Learning About the Job Market For Translation Workers

Once you have performed some background research and produced a comprehensive account of your competencies, aptitudes, concerns, and needs and wants, start learning about your career choices. In order to know how to respond to job trends, Detroit Chinese translation workers suggest that you start your hunt early. Make an effort by paying attention to these recommendations:

1. Starting in your sophomore year, start browsing the local and online job boards: many local newspapers still publish Help Wanted sections in their Sunday editions. Listed here will be job descriptions, wages, and requirements for many work opportunities.

2. Talk to a librarian and ask her to recommend occupational outlooks, industry or trade publications, websites, and magazines or journals in your discipline.

3. Go to your university’s career and placement office; job postings are listed there, interviews are planned, and advisers can offer useful tips regarding job hunting.

4. Contact individuals in your line of business to get an inside view and some useful guidance.

5. Register in your career and placement office for job interviews with business representatives who have announced campus visits.

6. Request the recommendations of professors who do professional consulting or who have worked in business, industry, or government.

7. Be on the lookout for an internship in your discipline; this experience may count more than your education.

8. Develop connections; avoid being scared to ask for guidance. Write down names, titles, phone numbers, e-mail addresses, and addresses of individuals ready to assist you.

9. A lot of professional organizations offer student memberships at reduced fees. These types of organizations can produce outstanding contacts and look good on your resume. If you do join a professional organization, try to attend meetings of the local chapter.

By following these recommendations before you graduate and begin your job search, you might discover particular classes cause you to be more valuable to prospective employers. In numerous jobs, for instance such as in the professional certified translation field, a solid understanding of layout and design applications is attractive, particular human resources positions call for counseling experience, and so on. Master as many skills as possible and customize your last semester to these mastering these demands (enrolling in a few layout and design application classes, taking a few counseling classes and performing volunteer work for a non-government agency (NGO).

If you happen to be transitioning from one job to another or one career to another, prospective hiring managers will be more intrigued in what you’ve done in your years since graduation. Be ready to present the way your experience is applicable to the new German translator job. Take advantage of the contacts you have built over time.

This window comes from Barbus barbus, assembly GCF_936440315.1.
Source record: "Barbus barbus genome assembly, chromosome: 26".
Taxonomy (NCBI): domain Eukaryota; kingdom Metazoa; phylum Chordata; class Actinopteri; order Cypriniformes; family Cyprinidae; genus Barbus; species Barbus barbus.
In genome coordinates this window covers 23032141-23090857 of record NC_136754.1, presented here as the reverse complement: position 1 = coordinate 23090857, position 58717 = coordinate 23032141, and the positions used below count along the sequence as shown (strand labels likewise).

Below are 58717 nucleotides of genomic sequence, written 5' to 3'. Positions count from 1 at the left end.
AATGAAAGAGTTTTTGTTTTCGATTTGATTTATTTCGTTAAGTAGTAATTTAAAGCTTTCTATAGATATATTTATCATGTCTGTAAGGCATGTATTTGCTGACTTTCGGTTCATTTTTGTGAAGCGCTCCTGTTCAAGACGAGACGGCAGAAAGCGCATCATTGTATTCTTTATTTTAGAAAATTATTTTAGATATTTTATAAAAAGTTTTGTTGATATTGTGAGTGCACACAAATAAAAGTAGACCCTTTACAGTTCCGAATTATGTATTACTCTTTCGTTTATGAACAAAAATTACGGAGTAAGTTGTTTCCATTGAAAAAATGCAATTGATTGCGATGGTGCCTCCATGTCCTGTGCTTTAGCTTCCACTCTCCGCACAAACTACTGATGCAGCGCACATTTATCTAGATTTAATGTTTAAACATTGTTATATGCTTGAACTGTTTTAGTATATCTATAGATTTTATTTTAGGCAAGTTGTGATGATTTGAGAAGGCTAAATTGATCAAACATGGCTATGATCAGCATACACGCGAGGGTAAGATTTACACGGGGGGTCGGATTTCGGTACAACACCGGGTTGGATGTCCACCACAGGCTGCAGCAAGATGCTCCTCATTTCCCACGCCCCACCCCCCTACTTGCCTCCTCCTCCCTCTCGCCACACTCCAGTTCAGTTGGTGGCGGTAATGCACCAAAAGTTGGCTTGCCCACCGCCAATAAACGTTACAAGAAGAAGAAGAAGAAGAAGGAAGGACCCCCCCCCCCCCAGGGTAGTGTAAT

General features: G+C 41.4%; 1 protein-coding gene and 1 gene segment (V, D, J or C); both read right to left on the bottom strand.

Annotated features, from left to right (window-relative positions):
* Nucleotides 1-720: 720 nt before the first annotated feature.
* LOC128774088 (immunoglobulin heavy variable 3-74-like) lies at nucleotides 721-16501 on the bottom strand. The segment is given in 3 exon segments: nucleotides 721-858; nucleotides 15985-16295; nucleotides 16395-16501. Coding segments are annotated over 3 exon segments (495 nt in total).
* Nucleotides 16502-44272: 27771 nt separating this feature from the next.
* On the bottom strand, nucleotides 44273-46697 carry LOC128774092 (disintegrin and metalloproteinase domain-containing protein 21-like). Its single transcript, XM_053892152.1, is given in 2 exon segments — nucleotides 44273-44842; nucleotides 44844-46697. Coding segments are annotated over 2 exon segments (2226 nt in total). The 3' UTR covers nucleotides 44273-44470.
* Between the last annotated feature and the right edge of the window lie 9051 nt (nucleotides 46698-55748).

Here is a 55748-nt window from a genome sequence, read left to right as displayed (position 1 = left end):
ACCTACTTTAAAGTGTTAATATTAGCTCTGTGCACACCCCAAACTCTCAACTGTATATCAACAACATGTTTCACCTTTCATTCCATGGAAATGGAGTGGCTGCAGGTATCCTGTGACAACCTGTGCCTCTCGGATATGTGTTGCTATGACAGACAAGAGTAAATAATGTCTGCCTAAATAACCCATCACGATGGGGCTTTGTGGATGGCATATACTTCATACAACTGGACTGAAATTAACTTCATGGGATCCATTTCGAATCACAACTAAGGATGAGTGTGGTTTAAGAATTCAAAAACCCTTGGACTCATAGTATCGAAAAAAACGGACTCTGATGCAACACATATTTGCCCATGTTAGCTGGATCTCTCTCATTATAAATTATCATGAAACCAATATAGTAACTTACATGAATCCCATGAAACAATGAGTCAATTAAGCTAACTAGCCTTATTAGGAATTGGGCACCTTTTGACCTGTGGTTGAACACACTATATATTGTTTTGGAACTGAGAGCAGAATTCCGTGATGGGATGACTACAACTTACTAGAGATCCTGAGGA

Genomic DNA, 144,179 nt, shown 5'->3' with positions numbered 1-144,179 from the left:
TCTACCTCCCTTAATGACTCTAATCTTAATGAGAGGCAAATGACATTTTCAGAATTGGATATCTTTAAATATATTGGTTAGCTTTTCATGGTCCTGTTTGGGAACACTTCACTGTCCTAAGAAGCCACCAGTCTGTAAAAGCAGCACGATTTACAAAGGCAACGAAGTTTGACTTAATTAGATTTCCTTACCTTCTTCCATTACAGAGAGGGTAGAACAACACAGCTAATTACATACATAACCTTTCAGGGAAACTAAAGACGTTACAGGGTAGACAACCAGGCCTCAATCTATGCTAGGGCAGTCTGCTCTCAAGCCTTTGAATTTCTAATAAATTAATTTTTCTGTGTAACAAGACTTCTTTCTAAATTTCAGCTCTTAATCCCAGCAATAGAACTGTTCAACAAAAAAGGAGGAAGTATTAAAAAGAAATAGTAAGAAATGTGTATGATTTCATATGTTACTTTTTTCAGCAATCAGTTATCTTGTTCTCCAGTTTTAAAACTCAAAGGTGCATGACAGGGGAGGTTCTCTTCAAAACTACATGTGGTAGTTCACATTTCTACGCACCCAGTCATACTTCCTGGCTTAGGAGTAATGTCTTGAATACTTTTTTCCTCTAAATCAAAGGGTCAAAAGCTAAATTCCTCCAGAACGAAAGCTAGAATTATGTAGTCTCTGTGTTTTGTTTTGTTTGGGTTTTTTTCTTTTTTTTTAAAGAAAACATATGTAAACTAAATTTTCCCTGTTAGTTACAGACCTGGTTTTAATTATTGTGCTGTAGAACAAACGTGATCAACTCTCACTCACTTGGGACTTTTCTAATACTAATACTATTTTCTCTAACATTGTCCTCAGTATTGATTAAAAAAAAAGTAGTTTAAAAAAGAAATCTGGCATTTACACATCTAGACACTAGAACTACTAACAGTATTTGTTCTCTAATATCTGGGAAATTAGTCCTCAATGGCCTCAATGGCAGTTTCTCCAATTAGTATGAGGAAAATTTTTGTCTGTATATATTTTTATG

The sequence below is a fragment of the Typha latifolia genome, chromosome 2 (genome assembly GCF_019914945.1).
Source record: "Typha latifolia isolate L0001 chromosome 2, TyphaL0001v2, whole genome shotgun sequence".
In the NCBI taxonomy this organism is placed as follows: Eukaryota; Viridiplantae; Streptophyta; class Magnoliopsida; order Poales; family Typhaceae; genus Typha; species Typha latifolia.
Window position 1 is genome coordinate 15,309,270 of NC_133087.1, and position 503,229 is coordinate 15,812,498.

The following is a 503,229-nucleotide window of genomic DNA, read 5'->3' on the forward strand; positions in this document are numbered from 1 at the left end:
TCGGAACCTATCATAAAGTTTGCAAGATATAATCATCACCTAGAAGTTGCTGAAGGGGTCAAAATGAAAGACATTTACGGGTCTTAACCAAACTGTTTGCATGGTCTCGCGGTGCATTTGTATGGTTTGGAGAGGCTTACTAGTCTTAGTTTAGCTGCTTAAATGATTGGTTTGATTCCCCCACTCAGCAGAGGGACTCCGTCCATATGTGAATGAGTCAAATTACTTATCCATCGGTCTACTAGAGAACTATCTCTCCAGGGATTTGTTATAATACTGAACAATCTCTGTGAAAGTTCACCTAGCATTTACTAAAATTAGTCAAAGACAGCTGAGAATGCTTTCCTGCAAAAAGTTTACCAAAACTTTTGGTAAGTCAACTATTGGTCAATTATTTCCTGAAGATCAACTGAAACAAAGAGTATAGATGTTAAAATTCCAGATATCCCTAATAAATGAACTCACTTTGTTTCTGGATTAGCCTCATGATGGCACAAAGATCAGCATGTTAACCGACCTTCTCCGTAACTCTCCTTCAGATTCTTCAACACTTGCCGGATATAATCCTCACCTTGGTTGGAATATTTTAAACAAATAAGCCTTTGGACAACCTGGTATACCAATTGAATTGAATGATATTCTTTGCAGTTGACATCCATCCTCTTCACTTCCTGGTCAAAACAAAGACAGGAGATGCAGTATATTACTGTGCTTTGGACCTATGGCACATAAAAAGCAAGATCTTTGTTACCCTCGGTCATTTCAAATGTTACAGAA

Evaluating Your Skills and Aptitudes As A Translator

As an aspiring language translator who is beginning their job search, you should begin by evaluating your talents and aptitudes. The following questions were developed by a certified translation company in Houston, Texas. By answering these questions, you will more fully understand the value you offer to prospective employers.

  1. What are the skills have I learned through my education?
  2. What expertise have I gained as a result of holding my part-time and full-time jobs?
  3. What knowledge have I attained from my pastimes and other passions?

At this stage in your self-assessment, most hiring authorities in German translation agencies recommend that you not leave out any talent you possess, irrespective of how insignificant it might seem as it corresponds to the position you are seeking. As soon as you have documented all your abilities, focus on your genuine skills and abilities):

  1. What do I get pleasure in doing?
  2. What classes did I like most in college? Why?
  3. Which courses came easiest to me? Why?
  4. Do I possess leadership skills? What evidence can I present?
  5. Do I perform effectively in teams and when working with other people?
  6. Do I have strong skills in analyzing problems that include breaking down situations into smaller components and evaluating interrelationships?
  7. Am I particularly strong at identifying connections and interrelationships among ideas)?
  8. Am I ambitious and self-motivated to achieve results?
  9. How well do I speak other languages other than English?
  10. Do I play an instrument?
  11. Am I artistic and creative with skills in drawing and painting?
  12. Can I read in other languages with strong understanding?
  13. Do I write and speak fluently in other languages?
  14. Am I a good listener?
  15. Am I a creative problem solver and do people turn to me regularly for ideas?
  16. Do I work effectively with other people?
  17. Am I able to decipher data correctly?
  18. How strong am I in locating and using primary data sources for research?
  19. Do I interact well with other people and appear receptive to their ideas?
  20. What extracurricular functions have I been particularly strong in doing?
  21. What additional skills do I offer that will benefit a prospective employer?

Besides helping you concentrate on finding the right career, these questions will be helpful when you compose your resume and get ready for interviews.  For more information, please visit the translation resources page at Indiana University.